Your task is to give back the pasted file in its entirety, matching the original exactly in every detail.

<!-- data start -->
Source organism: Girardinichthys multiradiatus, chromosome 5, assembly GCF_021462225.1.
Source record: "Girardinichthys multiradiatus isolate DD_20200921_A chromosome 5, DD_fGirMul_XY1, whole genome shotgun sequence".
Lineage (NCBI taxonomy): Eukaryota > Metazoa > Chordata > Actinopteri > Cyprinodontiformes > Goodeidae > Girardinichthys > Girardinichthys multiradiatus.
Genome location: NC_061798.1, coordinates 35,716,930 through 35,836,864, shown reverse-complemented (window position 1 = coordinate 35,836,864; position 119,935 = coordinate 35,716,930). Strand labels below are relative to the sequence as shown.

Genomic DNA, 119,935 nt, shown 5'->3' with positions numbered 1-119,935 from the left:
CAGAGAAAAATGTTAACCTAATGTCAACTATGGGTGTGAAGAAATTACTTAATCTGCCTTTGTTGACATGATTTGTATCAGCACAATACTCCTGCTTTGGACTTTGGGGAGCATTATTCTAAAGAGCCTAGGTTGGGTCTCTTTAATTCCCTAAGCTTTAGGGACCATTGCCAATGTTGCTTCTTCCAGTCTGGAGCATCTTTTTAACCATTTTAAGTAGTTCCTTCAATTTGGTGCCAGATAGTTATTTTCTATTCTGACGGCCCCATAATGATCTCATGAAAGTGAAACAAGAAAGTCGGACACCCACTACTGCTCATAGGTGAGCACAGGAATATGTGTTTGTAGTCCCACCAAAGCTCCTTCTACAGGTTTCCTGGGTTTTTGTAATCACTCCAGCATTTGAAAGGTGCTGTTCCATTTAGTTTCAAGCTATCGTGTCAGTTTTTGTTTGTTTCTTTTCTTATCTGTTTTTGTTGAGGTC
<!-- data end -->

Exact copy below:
Source organism: Girardinichthys multiradiatus, chromosome 5, assembly GCF_021462225.1.
Source record: "Girardinichthys multiradiatus isolate DD_20200921_A chromosome 5, DD_fGirMul_XY1, whole genome shotgun sequence".
Lineage (NCBI taxonomy): Eukaryota > Metazoa > Chordata > Actinopteri > Cyprinodontiformes > Goodeidae > Girardinichthys > Girardinichthys multiradiatus.
Genome location: NC_061798.1, coordinates 35,716,930 through 35,836,864, shown reverse-complemented (window position 1 = coordinate 35,836,864; position 119,935 = coordinate 35,716,930). Strand labels below are relative to the sequence as shown.

Genomic DNA, 119,935 nt, shown 5'->3' with positions numbered 1-119,935 from the left:
CAGAGAAAAATGTTAACCTAATGTCAACTATGGGTGTGAAGAAATTACTTAATCTGCCTTTGTTGACATGATTTGTATCAGCACAATACTCCTGCTTTGGACTTTGGGGAGCATTATTCTAAAGAGCCTAGGTTGGGTCTCTTTAATTCCCTAAGCTTTAGGGACCATTGCCAATGTTGCTTCTTCCAGTCTGGAGCATCTTTTTAACCATTTTAAGTAGTTCCTTCAATTTGGTGCCAGATAGTTATTTTCTATTCTGACGGCCCCATAATGATCTCATGAAAGTGAAACAAGAAAGTCGGACACCCACTACTGCTCATAGGTGAGCACAGGAATATGTGTTTGTAGTCCCACCAAAGCTCCTTCTACAGGTTTCCTGGGTTTTTGTAATCACTCCAGCATTTGAAAGGTGCTGTTCCATTTAGTTTCAAGCTATCGTGTCAGTTTTTGTTTGTTTCTTTTCTTATCTGTTTTTGTTGAGGTC